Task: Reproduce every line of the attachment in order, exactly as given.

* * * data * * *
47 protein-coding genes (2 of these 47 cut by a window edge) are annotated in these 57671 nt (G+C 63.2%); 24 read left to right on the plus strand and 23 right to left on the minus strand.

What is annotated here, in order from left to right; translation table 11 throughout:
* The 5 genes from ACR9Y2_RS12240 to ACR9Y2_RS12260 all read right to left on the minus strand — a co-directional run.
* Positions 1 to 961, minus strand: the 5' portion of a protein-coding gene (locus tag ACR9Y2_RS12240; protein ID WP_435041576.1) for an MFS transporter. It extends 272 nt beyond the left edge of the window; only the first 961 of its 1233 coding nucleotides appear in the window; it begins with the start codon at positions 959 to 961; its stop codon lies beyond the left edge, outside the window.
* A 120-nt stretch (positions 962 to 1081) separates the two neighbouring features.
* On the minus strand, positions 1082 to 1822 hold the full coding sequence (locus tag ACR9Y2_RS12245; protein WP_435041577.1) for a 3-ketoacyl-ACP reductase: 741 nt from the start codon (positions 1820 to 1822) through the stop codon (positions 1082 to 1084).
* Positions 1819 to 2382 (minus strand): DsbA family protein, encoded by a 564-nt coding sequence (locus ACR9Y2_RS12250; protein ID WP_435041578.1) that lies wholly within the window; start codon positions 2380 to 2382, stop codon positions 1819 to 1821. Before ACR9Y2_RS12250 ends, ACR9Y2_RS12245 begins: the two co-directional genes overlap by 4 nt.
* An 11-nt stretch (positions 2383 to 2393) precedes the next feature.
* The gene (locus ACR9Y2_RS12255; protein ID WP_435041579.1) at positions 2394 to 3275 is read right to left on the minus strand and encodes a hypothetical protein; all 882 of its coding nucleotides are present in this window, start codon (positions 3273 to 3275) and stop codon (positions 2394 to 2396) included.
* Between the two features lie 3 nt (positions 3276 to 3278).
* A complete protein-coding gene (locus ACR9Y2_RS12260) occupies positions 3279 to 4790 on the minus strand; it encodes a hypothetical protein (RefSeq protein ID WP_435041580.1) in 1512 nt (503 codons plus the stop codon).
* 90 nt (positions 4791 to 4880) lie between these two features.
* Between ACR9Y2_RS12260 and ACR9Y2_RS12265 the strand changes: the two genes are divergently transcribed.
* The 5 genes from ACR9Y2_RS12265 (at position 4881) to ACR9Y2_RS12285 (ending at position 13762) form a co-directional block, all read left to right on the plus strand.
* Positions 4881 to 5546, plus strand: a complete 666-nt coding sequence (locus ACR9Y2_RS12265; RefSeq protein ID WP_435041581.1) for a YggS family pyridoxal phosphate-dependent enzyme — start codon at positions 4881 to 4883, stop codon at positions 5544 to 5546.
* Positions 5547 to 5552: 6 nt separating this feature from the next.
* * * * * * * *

47 protein-coding genes (2 of these 47 cut by a window edge) are annotated in these 57671 nt (G+C 63.2%); 24 read left to right on the plus strand and 23 right to left on the minus strand.

What is annotated here, in order from left to right; translation table 11 throughout:
* The 5 genes from ACR9Y2_RS12240 to ACR9Y2_RS12260 all read right to left on the minus strand — a co-directional run.
* Positions 1 to 961, minus strand: the 5' portion of a protein-coding gene (locus tag ACR9Y2_RS12240; protein ID WP_435041576.1) for an MFS transporter. It extends 272 nt beyond the left edge of the window; only the first 961 of its 1233 coding nucleotides appear in the window; it begins with the start codon at positions 959 to 961; its stop codon lies beyond the left edge, outside the window.
* A 120-nt stretch (positions 962 to 1081) separates the two neighbouring features.
* On the minus strand, positions 1082 to 1822 hold the full coding sequence (locus tag ACR9Y2_RS12245; protein WP_435041577.1) for a 3-ketoacyl-ACP reductase: 741 nt from the start codon (positions 1820 to 1822) through the stop codon (positions 1082 to 1084).
* Positions 1819 to 2382 (minus strand): DsbA family protein, encoded by a 564-nt coding sequence (locus ACR9Y2_RS12250; protein ID WP_435041578.1) that lies wholly within the window; start codon positions 2380 to 2382, stop codon positions 1819 to 1821. Before ACR9Y2_RS12250 ends, ACR9Y2_RS12245 begins: the two co-directional genes overlap by 4 nt.
* An 11-nt stretch (positions 2383 to 2393) precedes the next feature.
* The gene (locus ACR9Y2_RS12255; protein ID WP_435041579.1) at positions 2394 to 3275 is read right to left on the minus strand and encodes a hypothetical protein; all 882 of its coding nucleotides are present in this window, start codon (positions 3273 to 3275) and stop codon (positions 2394 to 2396) included.
* Between the two features lie 3 nt (positions 3276 to 3278).
* A complete protein-coding gene (locus ACR9Y2_RS12260) occupies positions 3279 to 4790 on the minus strand; it encodes a hypothetical protein (RefSeq protein ID WP_435041580.1) in 1512 nt (503 codons plus the stop codon).
* 90 nt (positions 4791 to 4880) lie between these two features.
* Between ACR9Y2_RS12260 and ACR9Y2_RS12265 the strand changes: the two genes are divergently transcribed.
* The 5 genes from ACR9Y2_RS12265 (at position 4881) to ACR9Y2_RS12285 (ending at position 13762) form a co-directional block, all read left to right on the plus strand.
* Positions 4881 to 5546, plus strand: a complete 666-nt coding sequence (locus ACR9Y2_RS12265; RefSeq protein ID WP_435041581.1) for a YggS family pyridoxal phosphate-dependent enzyme — start codon at positions 4881 to 4883, stop codon at positions 5544 to 5546.
* Positions 5547 to 5552: 6 nt separating this feature from the next.